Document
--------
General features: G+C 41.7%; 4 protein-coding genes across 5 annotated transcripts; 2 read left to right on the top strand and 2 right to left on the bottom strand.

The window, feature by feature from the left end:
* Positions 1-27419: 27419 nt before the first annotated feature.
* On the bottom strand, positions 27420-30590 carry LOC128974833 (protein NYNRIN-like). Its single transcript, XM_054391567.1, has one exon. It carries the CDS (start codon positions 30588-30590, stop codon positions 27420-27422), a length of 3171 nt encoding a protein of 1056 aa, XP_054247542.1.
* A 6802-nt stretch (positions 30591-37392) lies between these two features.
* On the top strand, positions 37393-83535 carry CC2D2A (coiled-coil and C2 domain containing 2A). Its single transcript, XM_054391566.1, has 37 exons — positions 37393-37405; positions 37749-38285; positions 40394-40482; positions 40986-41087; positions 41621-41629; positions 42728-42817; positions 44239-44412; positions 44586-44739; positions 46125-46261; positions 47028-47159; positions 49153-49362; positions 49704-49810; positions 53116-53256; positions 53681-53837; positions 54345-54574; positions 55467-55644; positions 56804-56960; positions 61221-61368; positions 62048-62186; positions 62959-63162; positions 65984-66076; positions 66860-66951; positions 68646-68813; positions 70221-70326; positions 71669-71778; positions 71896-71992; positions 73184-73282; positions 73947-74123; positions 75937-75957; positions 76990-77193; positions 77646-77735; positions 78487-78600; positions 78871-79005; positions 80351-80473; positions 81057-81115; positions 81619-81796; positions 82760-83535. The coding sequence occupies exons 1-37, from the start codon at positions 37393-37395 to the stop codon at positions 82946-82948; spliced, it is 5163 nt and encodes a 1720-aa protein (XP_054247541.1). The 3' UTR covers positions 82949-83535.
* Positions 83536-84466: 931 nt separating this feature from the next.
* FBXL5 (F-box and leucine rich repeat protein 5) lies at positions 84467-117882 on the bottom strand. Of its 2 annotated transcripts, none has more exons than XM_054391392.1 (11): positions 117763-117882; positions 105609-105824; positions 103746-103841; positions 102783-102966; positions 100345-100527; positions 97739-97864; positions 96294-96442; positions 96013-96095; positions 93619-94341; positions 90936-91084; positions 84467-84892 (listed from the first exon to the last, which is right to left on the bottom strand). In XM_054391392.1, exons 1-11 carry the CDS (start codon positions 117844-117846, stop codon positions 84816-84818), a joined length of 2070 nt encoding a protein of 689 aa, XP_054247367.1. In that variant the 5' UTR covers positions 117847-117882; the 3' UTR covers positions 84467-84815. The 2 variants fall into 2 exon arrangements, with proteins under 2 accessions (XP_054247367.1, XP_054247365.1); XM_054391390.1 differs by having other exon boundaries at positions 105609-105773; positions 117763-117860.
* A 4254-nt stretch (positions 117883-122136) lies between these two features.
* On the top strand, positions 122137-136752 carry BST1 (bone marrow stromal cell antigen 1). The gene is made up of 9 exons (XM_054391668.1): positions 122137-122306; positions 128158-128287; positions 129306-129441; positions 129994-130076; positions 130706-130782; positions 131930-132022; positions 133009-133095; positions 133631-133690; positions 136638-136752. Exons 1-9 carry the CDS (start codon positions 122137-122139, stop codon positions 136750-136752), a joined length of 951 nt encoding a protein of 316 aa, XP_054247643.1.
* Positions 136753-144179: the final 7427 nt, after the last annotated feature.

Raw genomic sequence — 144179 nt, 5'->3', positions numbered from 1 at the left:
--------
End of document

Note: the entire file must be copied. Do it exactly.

General features: G+C 41.7%; 4 protein-coding genes across 5 annotated transcripts; 2 read left to right on the top strand and 2 right to left on the bottom strand.

The window, feature by feature from the left end:
* Positions 1-27419: 27419 nt before the first annotated feature.
* On the bottom strand, positions 27420-30590 carry LOC128974833 (protein NYNRIN-like). Its single transcript, XM_054391567.1, has one exon. It carries the CDS (start codon positions 30588-30590, stop codon positions 27420-27422), a length of 3171 nt encoding a protein of 1056 aa, XP_054247542.1.
* A 6802-nt stretch (positions 30591-37392) lies between these two features.
* On the top strand, positions 37393-83535 carry CC2D2A (coiled-coil and C2 domain containing 2A). Its single transcript, XM_054391566.1, has 37 exons — positions 37393-37405; positions 37749-38285; positions 40394-40482; positions 40986-41087; positions 41621-41629; positions 42728-42817; positions 44239-44412; positions 44586-44739; positions 46125-46261; positions 47028-47159; positions 49153-49362; positions 49704-49810; positions 53116-53256; positions 53681-53837; positions 54345-54574; positions 55467-55644; positions 56804-56960; positions 61221-61368; positions 62048-62186; positions 62959-63162; positions 65984-66076; positions 66860-66951; positions 68646-68813; positions 70221-70326; positions 71669-71778; positions 71896-71992; positions 73184-73282; positions 73947-74123; positions 75937-75957; positions 76990-77193; positions 77646-77735; positions 78487-78600; positions 78871-79005; positions 80351-80473; positions 81057-81115; positions 81619-81796; positions 82760-83535. The coding sequence occupies exons 1-37, from the start codon at positions 37393-37395 to the stop codon at positions 82946-82948; spliced, it is 5163 nt and encodes a 1720-aa protein (XP_054247541.1). The 3' UTR covers positions 82949-83535.
* Positions 83536-84466: 931 nt separating this feature from the next.
* FBXL5 (F-box and leucine rich repeat protein 5) lies at positions 84467-117882 on the bottom strand. Of its 2 annotated transcripts, none has more exons than XM_054391392.1 (11): positions 117763-117882; positions 105609-105824; positions 103746-103841; positions 102783-102966; positions 100345-100527; positions 97739-97864; positions 96294-96442; positions 96013-96095; positions 93619-94341; positions 90936-91084; positions 84467-84892 (listed from the first exon to the last, which is right to left on the bottom strand). In XM_054391392.1, exons 1-11 carry the CDS (start codon positions 117844-117846, stop codon positions 84816-84818), a joined length of 2070 nt encoding a protein of 689 aa, XP_054247367.1. In that variant the 5' UTR covers positions 117847-117882; the 3' UTR covers positions 84467-84815. The 2 variants fall into 2 exon arrangements, with proteins under 2 accessions (XP_054247367.1, XP_054247365.1); XM_054391390.1 differs by having other exon boundaries at positions 105609-105773; positions 117763-117860.
* A 4254-nt stretch (positions 117883-122136) lies between these two features.
* On the top strand, positions 122137-136752 carry BST1 (bone marrow stromal cell antigen 1). The gene is made up of 9 exons (XM_054391668.1): positions 122137-122306; positions 128158-128287; positions 129306-129441; positions 129994-130076; positions 130706-130782; positions 131930-132022; positions 133009-133095; positions 133631-133690; positions 136638-136752. Exons 1-9 carry the CDS (start codon positions 122137-122139, stop codon positions 136750-136752), a joined length of 951 nt encoding a protein of 316 aa, XP_054247643.1.
* Positions 136753-144179: the final 7427 nt, after the last annotated feature.

Raw genomic sequence — 144179 nt, 5'->3', positions numbered from 1 at the left: